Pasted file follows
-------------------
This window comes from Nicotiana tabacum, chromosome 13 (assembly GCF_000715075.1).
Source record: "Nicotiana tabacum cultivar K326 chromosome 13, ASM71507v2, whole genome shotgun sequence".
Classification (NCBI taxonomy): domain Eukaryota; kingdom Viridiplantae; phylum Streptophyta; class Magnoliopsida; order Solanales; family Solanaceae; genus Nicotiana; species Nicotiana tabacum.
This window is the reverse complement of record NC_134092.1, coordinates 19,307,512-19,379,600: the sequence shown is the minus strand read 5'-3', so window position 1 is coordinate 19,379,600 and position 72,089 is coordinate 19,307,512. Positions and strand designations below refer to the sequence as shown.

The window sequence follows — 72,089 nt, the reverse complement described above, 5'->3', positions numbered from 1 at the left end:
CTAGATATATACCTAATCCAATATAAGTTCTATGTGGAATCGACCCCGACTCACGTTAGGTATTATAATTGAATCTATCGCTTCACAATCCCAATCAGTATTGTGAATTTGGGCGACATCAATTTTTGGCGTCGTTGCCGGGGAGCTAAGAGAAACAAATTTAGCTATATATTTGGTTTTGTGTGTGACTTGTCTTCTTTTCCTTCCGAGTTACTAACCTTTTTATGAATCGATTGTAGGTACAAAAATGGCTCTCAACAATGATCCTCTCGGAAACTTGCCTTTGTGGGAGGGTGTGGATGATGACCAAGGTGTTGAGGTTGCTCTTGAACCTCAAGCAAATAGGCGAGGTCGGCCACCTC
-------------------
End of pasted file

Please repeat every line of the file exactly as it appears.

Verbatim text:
This window comes from Nicotiana tabacum, chromosome 13 (assembly GCF_000715075.1).
Source record: "Nicotiana tabacum cultivar K326 chromosome 13, ASM71507v2, whole genome shotgun sequence".
Classification (NCBI taxonomy): domain Eukaryota; kingdom Viridiplantae; phylum Streptophyta; class Magnoliopsida; order Solanales; family Solanaceae; genus Nicotiana; species Nicotiana tabacum.
This window is the reverse complement of record NC_134092.1, coordinates 19,307,512-19,379,600: the sequence shown is the minus strand read 5'-3', so window position 1 is coordinate 19,379,600 and position 72,089 is coordinate 19,307,512. Positions and strand designations below refer to the sequence as shown.

The window sequence follows — 72,089 nt, the reverse complement described above, 5'->3', positions numbered from 1 at the left end:
CTAGATATATACCTAATCCAATATAAGTTCTATGTGGAATCGACCCCGACTCACGTTAGGTATTATAATTGAATCTATCGCTTCACAATCCCAATCAGTATTGTGAATTTGGGCGACATCAATTTTTGGCGTCGTTGCCGGGGAGCTAAGAGAAACAAATTTAGCTATATATTTGGTTTTGTGTGTGACTTGTCTTCTTTTCCTTCCGAGTTACTAACCTTTTTATGAATCGATTGTAGGTACAAAAATGGCTCTCAACAATGATCCTCTCGGAAACTTGCCTTTGTGGGAGGGTGTGGATGATGACCAAGGTGTTGAGGTTGCTCTTGAACCTCAAGCAAATAGGCGAGGTCGGCCACCTC